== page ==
For a more hands-on experience, visitors to the Megane Museum can book a guided activity to create a one of a kind souvenir. For just 800 yen, one of the Megane Museum’s skilled craftsmen will guide you through the creation of your own uniquely designed eyeglasses keychain. Or if you’d prefer, for an additional 200 yen, it can be made into a necklace instead.
The roughly one hour experience starts by choosing a frame shape and material that best suits your style.
After carefully tracing the frame, your guide will cut the rough shape out of the material. From here, the finishing touches are all in your hands, as you use a file to smooth away rough edges and a large polishing machine to seal it all with a glossy coat. There is something so satisfying about watching this block of resin transform step by step into its final, polished form. In an era where everything is manufactured in a faraway land, ordered online, and delivered to your doorstep in two days, we hardly ever give a second thought to the things we buy.
Watching something tangible take shape before you and knowing that you created it is a highly rewarding experience and harkens back to a bygone era. Even though you’re only working with a mini replica of actual glasses frames, the highly tactile experience is similar to the real glasses making process and will give you a much deeper understanding and appreciation of the artistry that goes into creating these products.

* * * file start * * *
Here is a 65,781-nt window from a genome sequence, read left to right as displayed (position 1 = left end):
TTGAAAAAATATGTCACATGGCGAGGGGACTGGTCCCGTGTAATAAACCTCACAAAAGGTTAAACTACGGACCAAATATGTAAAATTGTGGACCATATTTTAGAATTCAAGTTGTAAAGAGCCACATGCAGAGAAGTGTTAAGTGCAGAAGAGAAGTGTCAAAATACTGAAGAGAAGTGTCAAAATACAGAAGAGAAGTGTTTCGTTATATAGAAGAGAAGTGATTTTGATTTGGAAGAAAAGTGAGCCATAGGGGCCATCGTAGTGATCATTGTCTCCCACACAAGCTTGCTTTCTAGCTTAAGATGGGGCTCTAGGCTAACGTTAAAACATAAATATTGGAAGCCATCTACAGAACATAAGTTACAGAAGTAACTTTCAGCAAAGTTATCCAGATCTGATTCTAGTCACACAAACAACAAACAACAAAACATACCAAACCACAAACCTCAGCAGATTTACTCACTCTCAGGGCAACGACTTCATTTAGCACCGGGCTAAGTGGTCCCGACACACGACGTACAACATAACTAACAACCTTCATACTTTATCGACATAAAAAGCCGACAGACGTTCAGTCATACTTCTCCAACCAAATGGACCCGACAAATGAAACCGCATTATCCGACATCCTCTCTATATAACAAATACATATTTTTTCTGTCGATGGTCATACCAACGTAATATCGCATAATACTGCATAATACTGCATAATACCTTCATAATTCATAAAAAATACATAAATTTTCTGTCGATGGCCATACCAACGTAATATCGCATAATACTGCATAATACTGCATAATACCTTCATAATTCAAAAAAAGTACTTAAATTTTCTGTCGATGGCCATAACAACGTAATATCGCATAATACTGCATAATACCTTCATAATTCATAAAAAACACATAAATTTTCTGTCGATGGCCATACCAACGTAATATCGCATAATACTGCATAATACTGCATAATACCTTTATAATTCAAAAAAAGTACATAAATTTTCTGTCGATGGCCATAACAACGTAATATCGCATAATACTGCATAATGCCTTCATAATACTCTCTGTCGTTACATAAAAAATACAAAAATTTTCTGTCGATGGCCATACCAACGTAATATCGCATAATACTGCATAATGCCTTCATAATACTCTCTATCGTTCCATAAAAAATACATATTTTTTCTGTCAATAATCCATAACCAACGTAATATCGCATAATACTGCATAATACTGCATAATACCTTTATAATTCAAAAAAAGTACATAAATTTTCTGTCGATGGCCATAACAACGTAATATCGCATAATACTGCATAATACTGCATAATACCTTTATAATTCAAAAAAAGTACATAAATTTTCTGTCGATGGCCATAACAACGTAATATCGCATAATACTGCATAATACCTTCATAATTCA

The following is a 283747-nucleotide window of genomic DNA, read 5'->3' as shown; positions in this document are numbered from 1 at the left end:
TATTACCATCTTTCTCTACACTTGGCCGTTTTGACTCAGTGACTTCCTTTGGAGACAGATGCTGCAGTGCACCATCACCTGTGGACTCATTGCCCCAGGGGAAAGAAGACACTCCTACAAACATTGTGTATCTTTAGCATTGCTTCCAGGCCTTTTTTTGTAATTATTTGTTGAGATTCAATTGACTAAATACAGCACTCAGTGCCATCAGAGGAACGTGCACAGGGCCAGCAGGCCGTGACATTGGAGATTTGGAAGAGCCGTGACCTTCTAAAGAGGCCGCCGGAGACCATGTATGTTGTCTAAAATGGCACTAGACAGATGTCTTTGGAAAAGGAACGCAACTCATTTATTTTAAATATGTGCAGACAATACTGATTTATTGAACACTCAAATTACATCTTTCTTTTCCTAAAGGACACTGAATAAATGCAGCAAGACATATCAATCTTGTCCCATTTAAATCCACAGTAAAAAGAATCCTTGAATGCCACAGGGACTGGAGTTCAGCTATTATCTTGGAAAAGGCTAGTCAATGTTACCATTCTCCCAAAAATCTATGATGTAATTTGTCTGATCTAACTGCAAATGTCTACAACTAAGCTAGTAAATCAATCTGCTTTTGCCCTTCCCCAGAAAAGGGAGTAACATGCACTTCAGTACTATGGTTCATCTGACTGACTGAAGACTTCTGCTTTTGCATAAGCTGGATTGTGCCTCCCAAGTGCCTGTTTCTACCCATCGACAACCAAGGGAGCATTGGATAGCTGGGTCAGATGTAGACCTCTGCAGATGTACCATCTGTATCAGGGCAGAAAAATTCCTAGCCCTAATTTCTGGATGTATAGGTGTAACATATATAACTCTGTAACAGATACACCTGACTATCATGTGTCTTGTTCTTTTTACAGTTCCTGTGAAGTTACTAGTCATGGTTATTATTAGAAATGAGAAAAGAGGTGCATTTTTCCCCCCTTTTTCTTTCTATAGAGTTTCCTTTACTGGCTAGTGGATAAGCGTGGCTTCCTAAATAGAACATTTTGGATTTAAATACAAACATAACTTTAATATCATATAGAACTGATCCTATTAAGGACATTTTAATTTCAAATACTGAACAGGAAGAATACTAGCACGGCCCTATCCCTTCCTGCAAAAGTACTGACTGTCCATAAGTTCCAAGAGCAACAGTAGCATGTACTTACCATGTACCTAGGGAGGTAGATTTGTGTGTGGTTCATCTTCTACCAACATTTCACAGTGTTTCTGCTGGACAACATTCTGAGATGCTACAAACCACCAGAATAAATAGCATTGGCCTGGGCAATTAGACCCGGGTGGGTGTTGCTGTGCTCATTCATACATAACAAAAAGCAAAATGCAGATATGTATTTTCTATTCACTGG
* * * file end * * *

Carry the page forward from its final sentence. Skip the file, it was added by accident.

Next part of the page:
While the experience isn’t offered in English, your guide will carefully demonstrate every step of the process, so even those with no Japanese language abilities can easily take part. Those wishing for an even more in-depth experience can also take part in the Megane Museum’s other hands-on activity in which you design and build your own wearable frames for 20,000 yen. As this is a much more in-depth workshop however, it can take anywhere from five to seven hours to complete.